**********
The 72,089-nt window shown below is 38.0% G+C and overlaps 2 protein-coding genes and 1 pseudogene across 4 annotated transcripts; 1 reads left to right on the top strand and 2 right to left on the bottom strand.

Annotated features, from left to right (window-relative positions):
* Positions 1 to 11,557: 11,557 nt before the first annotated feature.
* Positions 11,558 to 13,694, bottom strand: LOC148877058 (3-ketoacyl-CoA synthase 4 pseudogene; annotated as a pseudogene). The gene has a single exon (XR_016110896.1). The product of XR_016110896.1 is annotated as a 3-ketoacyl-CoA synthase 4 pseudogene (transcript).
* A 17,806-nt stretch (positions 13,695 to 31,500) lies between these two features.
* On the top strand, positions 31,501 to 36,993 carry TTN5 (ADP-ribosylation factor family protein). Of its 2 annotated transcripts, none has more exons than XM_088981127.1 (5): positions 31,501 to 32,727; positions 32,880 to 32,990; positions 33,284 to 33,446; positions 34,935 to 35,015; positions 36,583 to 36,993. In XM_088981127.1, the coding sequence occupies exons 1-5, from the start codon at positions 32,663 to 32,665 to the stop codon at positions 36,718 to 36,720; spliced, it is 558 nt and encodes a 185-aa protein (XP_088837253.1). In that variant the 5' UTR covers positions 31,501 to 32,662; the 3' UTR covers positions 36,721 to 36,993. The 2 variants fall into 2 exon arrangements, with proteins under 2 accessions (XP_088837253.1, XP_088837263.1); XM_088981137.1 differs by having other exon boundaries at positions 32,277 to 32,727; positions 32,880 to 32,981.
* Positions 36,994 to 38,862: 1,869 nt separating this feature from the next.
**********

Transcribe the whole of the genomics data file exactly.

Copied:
The 72,089-nt window shown below is 38.0% G+C and overlaps 2 protein-coding genes and 1 pseudogene across 4 annotated transcripts; 1 reads left to right on the top strand and 2 right to left on the bottom strand.

Annotated features, from left to right (window-relative positions):
* Positions 1 to 11,557: 11,557 nt before the first annotated feature.
* Positions 11,558 to 13,694, bottom strand: LOC148877058 (3-ketoacyl-CoA synthase 4 pseudogene; annotated as a pseudogene). The gene has a single exon (XR_016110896.1). The product of XR_016110896.1 is annotated as a 3-ketoacyl-CoA synthase 4 pseudogene (transcript).
* A 17,806-nt stretch (positions 13,695 to 31,500) lies between these two features.
* On the top strand, positions 31,501 to 36,993 carry TTN5 (ADP-ribosylation factor family protein). Of its 2 annotated transcripts, none has more exons than XM_088981127.1 (5): positions 31,501 to 32,727; positions 32,880 to 32,990; positions 33,284 to 33,446; positions 34,935 to 35,015; positions 36,583 to 36,993. In XM_088981127.1, the coding sequence occupies exons 1-5, from the start codon at positions 32,663 to 32,665 to the stop codon at positions 36,718 to 36,720; spliced, it is 558 nt and encodes a 185-aa protein (XP_088837253.1). In that variant the 5' UTR covers positions 31,501 to 32,662; the 3' UTR covers positions 36,721 to 36,993. The 2 variants fall into 2 exon arrangements, with proteins under 2 accessions (XP_088837253.1, XP_088837263.1); XM_088981137.1 differs by having other exon boundaries at positions 32,277 to 32,727; positions 32,880 to 32,981.
* Positions 36,994 to 38,862: 1,869 nt separating this feature from the next.